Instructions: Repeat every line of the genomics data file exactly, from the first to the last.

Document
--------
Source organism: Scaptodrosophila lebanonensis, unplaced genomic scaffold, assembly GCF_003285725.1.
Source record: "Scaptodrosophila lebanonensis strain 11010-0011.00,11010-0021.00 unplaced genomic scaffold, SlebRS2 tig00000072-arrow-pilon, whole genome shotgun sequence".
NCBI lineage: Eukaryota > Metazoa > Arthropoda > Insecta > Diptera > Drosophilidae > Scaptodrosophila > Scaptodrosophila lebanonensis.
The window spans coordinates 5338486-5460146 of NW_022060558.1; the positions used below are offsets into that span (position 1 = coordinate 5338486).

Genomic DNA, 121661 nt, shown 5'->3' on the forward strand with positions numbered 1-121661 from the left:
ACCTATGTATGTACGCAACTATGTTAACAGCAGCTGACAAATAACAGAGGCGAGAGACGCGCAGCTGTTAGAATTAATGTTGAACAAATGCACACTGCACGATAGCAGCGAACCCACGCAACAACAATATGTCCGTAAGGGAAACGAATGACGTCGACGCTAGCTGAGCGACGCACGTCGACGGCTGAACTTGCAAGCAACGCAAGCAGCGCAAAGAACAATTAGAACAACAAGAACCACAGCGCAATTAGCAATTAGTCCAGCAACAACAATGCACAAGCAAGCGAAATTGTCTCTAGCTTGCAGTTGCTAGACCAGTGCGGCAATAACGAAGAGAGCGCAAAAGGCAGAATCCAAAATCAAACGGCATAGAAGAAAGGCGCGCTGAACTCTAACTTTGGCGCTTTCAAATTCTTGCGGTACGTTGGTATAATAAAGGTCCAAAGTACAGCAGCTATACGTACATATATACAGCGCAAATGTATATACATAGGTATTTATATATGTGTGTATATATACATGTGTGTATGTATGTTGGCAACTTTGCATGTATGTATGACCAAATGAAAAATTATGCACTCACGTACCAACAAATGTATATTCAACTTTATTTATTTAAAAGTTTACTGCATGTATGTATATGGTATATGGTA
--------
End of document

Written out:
Source organism: Scaptodrosophila lebanonensis, unplaced genomic scaffold, assembly GCF_003285725.1.
Source record: "Scaptodrosophila lebanonensis strain 11010-0011.00,11010-0021.00 unplaced genomic scaffold, SlebRS2 tig00000072-arrow-pilon, whole genome shotgun sequence".
NCBI lineage: Eukaryota > Metazoa > Arthropoda > Insecta > Diptera > Drosophilidae > Scaptodrosophila > Scaptodrosophila lebanonensis.
The window spans coordinates 5338486-5460146 of NW_022060558.1; the positions used below are offsets into that span (position 1 = coordinate 5338486).

Genomic DNA, 121661 nt, shown 5'->3' on the forward strand with positions numbered 1-121661 from the left:
ACCTATGTATGTACGCAACTATGTTAACAGCAGCTGACAAATAACAGAGGCGAGAGACGCGCAGCTGTTAGAATTAATGTTGAACAAATGCACACTGCACGATAGCAGCGAACCCACGCAACAACAATATGTCCGTAAGGGAAACGAATGACGTCGACGCTAGCTGAGCGACGCACGTCGACGGCTGAACTTGCAAGCAACGCAAGCAGCGCAAAGAACAATTAGAACAACAAGAACCACAGCGCAATTAGCAATTAGTCCAGCAACAACAATGCACAAGCAAGCGAAATTGTCTCTAGCTTGCAGTTGCTAGACCAGTGCGGCAATAACGAAGAGAGCGCAAAAGGCAGAATCCAAAATCAAACGGCATAGAAGAAAGGCGCGCTGAACTCTAACTTTGGCGCTTTCAAATTCTTGCGGTACGTTGGTATAATAAAGGTCCAAAGTACAGCAGCTATACGTACATATATACAGCGCAAATGTATATACATAGGTATTTATATATGTGTGTATATATACATGTGTGTATGTATGTTGGCAACTTTGCATGTATGTATGACCAAATGAAAAATTATGCACTCACGTACCAACAAATGTATATTCAACTTTATTTATTTAAAAGTTTACTGCATGTATGTATATGGTATATGGTA